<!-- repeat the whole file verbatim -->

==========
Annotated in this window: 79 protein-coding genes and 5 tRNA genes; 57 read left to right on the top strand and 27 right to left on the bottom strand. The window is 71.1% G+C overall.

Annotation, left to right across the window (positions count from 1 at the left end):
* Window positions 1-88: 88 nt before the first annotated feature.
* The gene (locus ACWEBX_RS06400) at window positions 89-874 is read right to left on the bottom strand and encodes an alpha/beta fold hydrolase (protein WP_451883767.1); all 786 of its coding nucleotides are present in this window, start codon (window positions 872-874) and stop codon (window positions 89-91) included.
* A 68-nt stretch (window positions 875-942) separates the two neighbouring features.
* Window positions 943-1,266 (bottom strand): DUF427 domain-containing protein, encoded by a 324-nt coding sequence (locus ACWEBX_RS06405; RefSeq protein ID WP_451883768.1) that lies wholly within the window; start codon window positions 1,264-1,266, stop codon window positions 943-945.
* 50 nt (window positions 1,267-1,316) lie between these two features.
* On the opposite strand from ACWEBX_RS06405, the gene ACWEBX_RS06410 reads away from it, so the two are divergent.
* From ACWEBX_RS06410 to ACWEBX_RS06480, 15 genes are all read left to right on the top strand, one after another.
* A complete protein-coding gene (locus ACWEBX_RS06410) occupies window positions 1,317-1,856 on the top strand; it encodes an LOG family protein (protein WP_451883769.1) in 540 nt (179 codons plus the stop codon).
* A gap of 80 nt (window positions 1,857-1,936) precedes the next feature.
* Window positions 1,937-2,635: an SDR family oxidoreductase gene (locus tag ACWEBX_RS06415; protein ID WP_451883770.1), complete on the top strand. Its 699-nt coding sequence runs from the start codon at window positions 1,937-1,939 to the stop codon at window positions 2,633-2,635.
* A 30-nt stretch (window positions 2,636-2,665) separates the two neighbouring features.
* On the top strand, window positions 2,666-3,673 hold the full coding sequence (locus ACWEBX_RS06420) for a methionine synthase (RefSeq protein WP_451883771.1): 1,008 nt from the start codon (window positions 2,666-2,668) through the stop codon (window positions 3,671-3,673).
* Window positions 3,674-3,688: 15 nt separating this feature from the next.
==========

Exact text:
Annotated in this window: 79 protein-coding genes and 5 tRNA genes; 57 read left to right on the top strand and 27 right to left on the bottom strand. The window is 71.1% G+C overall.

Annotation, left to right across the window (positions count from 1 at the left end):
* Window positions 1-88: 88 nt before the first annotated feature.
* The gene (locus ACWEBX_RS06400) at window positions 89-874 is read right to left on the bottom strand and encodes an alpha/beta fold hydrolase (protein WP_451883767.1); all 786 of its coding nucleotides are present in this window, start codon (window positions 872-874) and stop codon (window positions 89-91) included.
* A 68-nt stretch (window positions 875-942) separates the two neighbouring features.
* Window positions 943-1,266 (bottom strand): DUF427 domain-containing protein, encoded by a 324-nt coding sequence (locus ACWEBX_RS06405; RefSeq protein ID WP_451883768.1) that lies wholly within the window; start codon window positions 1,264-1,266, stop codon window positions 943-945.
* 50 nt (window positions 1,267-1,316) lie between these two features.
* On the opposite strand from ACWEBX_RS06405, the gene ACWEBX_RS06410 reads away from it, so the two are divergent.
* From ACWEBX_RS06410 to ACWEBX_RS06480, 15 genes are all read left to right on the top strand, one after another.
* A complete protein-coding gene (locus ACWEBX_RS06410) occupies window positions 1,317-1,856 on the top strand; it encodes an LOG family protein (protein WP_451883769.1) in 540 nt (179 codons plus the stop codon).
* A gap of 80 nt (window positions 1,857-1,936) precedes the next feature.
* Window positions 1,937-2,635: an SDR family oxidoreductase gene (locus tag ACWEBX_RS06415; protein ID WP_451883770.1), complete on the top strand. Its 699-nt coding sequence runs from the start codon at window positions 1,937-1,939 to the stop codon at window positions 2,633-2,635.
* A 30-nt stretch (window positions 2,636-2,665) separates the two neighbouring features.
* On the top strand, window positions 2,666-3,673 hold the full coding sequence (locus ACWEBX_RS06420) for a methionine synthase (RefSeq protein WP_451883771.1): 1,008 nt from the start codon (window positions 2,666-2,668) through the stop codon (window positions 3,671-3,673).
* Window positions 3,674-3,688: 15 nt separating this feature from the next.